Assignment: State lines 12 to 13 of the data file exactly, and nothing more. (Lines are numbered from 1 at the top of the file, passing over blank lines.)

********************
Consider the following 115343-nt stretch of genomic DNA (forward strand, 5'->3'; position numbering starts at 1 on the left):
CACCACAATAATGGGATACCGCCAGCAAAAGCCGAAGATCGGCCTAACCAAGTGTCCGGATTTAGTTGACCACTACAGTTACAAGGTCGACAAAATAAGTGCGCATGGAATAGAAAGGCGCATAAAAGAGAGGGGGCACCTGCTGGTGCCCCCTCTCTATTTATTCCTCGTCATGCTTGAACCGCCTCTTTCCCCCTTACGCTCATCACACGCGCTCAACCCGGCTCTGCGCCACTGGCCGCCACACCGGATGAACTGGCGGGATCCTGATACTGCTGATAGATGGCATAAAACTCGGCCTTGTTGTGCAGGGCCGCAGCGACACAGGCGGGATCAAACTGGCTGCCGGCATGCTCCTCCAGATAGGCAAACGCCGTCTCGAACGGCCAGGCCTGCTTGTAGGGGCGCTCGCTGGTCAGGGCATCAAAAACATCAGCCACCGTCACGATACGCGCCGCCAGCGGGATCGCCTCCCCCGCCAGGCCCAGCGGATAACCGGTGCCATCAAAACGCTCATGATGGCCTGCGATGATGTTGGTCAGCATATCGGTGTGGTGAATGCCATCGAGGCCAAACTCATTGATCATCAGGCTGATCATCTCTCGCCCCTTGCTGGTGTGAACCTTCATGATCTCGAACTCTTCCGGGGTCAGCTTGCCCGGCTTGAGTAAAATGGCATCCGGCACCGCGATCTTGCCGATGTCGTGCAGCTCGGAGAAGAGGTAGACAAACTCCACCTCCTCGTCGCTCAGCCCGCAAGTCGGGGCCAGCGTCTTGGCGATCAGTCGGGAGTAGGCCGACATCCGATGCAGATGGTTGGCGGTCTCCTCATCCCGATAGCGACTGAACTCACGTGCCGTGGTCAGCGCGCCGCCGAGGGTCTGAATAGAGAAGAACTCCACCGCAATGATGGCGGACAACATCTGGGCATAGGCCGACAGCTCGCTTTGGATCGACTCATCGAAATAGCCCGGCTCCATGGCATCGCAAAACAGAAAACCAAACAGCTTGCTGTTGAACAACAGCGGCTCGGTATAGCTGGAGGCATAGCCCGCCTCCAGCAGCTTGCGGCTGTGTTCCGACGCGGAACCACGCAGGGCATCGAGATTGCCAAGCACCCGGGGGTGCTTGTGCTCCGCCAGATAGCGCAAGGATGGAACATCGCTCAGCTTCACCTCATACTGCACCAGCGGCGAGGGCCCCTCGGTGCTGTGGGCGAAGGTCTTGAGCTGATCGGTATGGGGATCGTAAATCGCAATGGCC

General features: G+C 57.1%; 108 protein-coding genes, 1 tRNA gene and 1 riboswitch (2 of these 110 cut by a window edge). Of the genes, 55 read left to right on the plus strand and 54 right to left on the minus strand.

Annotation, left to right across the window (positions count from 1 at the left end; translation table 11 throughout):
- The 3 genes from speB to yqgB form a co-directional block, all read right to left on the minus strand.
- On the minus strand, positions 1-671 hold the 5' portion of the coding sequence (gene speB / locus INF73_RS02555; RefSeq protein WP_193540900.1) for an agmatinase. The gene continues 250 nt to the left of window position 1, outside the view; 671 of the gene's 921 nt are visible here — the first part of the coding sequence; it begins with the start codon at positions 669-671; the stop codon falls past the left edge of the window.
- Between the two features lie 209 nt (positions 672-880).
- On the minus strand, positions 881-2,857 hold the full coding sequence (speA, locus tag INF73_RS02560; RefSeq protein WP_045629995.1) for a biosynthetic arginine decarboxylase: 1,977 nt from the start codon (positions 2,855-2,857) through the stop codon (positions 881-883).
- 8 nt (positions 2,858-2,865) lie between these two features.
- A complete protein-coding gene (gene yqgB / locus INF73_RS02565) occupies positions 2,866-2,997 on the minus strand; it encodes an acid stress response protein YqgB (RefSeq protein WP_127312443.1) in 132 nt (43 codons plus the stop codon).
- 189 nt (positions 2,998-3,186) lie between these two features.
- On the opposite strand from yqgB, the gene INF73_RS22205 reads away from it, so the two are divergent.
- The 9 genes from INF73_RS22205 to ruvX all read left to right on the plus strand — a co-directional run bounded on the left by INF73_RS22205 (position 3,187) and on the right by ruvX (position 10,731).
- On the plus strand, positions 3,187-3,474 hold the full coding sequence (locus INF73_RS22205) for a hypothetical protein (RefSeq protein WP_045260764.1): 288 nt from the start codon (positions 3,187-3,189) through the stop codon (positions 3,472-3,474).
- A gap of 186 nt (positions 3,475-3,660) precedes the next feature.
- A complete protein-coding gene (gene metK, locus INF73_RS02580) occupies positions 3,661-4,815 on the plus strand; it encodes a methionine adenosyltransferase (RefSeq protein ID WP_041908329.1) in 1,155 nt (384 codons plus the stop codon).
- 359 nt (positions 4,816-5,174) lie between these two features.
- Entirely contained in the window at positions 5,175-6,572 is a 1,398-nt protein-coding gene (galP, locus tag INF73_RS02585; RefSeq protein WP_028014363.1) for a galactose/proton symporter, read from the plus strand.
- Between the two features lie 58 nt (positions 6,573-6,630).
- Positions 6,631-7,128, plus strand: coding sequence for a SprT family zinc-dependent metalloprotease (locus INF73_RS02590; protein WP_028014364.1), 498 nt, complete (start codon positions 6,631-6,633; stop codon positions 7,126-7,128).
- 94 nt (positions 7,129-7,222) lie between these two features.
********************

- On the opposite strand from yqgB, the gene INF73_RS22205 reads away from it, so the two are divergent.
- The 9 genes from INF73_RS22205 to ruvX all read left to right on the plus strand — a co-directional run bounded on the left by INF73_RS22205 (position 3,187) and on the right by ruvX (position 10,731).